Google I/O 2017: Google Assistant's Intelligence is Everywhere

Google continues its mission of organizing the world’s information, and then some. The search giant's AI efforts continue to pay dividends with its Google Assistant platform, now appearing on many more devices, including iOS. Now you'll be able to turn off your toaster from your Google Home, or from the middle of Iceland.

Google talked about everything from new Google Photos magic to IoT-enabled YouTube super chat, the new VR headset spec and the latest Android O news, but let's focus on the Google Assistant and smarter home-related bits.

AI is becoming prevalent across Google's various products and services, which, of course, helps with tasks such as voice recognition. And while it may not have that many applications at home vs the outside world, the new Google Lens system harnesses the deep learning of Google to help it understand the world around us through machine vision. Voice and vision are two major platforms that Google is focusing on these days, all powered by its extensive artificial intelligence efforts. And everything from helping you identify the perfect photo for your next Instagram post to assisting doctors with early detection of cancer, benefits from it.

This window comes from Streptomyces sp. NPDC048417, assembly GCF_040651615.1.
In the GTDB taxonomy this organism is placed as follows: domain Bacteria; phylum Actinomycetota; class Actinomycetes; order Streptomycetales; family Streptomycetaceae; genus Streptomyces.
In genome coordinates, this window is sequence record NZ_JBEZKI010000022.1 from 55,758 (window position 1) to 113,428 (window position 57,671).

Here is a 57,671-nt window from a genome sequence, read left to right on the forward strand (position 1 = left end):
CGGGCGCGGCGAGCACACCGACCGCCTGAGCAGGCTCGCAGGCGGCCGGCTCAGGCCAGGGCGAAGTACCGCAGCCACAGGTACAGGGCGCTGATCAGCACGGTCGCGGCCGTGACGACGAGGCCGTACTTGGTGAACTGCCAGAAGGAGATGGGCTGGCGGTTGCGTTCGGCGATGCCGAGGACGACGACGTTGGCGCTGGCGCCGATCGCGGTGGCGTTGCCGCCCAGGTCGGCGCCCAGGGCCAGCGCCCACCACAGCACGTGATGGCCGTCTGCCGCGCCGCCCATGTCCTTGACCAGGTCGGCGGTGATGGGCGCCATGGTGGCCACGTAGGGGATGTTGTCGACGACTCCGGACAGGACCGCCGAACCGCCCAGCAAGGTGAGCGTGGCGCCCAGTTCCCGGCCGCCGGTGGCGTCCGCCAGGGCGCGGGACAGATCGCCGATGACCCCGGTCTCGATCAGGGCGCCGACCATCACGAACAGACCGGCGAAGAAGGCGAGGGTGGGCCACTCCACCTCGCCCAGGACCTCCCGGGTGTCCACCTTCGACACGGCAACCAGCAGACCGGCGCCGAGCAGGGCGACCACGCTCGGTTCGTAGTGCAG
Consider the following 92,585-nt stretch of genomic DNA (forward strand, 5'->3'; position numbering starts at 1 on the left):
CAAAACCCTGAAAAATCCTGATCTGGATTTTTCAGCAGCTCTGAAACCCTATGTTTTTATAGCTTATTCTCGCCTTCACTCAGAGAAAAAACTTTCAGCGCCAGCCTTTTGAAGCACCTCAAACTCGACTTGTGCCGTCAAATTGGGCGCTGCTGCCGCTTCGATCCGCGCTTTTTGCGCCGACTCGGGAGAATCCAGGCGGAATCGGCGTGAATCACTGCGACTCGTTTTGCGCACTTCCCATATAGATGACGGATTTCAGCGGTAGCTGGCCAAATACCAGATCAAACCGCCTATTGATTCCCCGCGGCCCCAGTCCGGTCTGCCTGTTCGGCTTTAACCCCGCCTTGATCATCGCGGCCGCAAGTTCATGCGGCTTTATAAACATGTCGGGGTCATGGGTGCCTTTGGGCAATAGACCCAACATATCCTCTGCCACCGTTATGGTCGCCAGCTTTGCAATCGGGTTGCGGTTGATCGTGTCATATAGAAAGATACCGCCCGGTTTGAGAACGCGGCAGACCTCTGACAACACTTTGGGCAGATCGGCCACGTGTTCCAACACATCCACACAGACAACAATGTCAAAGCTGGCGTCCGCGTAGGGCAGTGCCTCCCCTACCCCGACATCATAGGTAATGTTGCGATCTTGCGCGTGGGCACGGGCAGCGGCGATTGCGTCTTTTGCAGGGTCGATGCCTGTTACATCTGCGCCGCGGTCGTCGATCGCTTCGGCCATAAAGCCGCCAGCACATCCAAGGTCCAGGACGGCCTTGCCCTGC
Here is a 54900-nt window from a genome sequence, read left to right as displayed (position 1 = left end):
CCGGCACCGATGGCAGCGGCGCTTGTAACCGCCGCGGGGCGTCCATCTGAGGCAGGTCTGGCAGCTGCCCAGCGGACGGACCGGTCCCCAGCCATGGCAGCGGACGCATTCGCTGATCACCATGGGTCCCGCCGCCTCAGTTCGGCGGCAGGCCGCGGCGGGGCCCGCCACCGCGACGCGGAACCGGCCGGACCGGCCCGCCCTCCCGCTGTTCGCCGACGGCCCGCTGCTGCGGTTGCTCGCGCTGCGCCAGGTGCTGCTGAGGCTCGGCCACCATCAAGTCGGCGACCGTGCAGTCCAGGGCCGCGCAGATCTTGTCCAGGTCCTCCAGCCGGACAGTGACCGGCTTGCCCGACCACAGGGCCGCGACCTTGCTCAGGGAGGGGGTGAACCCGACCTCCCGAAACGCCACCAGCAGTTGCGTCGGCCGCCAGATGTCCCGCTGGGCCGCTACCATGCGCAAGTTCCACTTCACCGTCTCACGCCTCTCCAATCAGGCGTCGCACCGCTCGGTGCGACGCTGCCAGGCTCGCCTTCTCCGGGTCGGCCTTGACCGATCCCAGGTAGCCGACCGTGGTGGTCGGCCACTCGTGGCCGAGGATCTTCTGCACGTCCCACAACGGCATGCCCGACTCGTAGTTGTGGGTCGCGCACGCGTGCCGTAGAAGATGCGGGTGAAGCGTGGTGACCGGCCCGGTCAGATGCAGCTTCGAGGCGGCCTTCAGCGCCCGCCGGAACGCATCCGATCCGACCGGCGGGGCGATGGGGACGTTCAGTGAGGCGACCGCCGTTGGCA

Google Assistant grows up, lands on more devices

Google Assistant launched last year only on the newest mobile devices, then expanded earlier this year to nearly every Android device running Marshmallow or later. According to Google, nearly 100 million users have it, out of two billion active monthly Android users. Today, it became available as a standalone app on iOS devices, much to the happiness of many users who love Apple devices but "live in the Google world".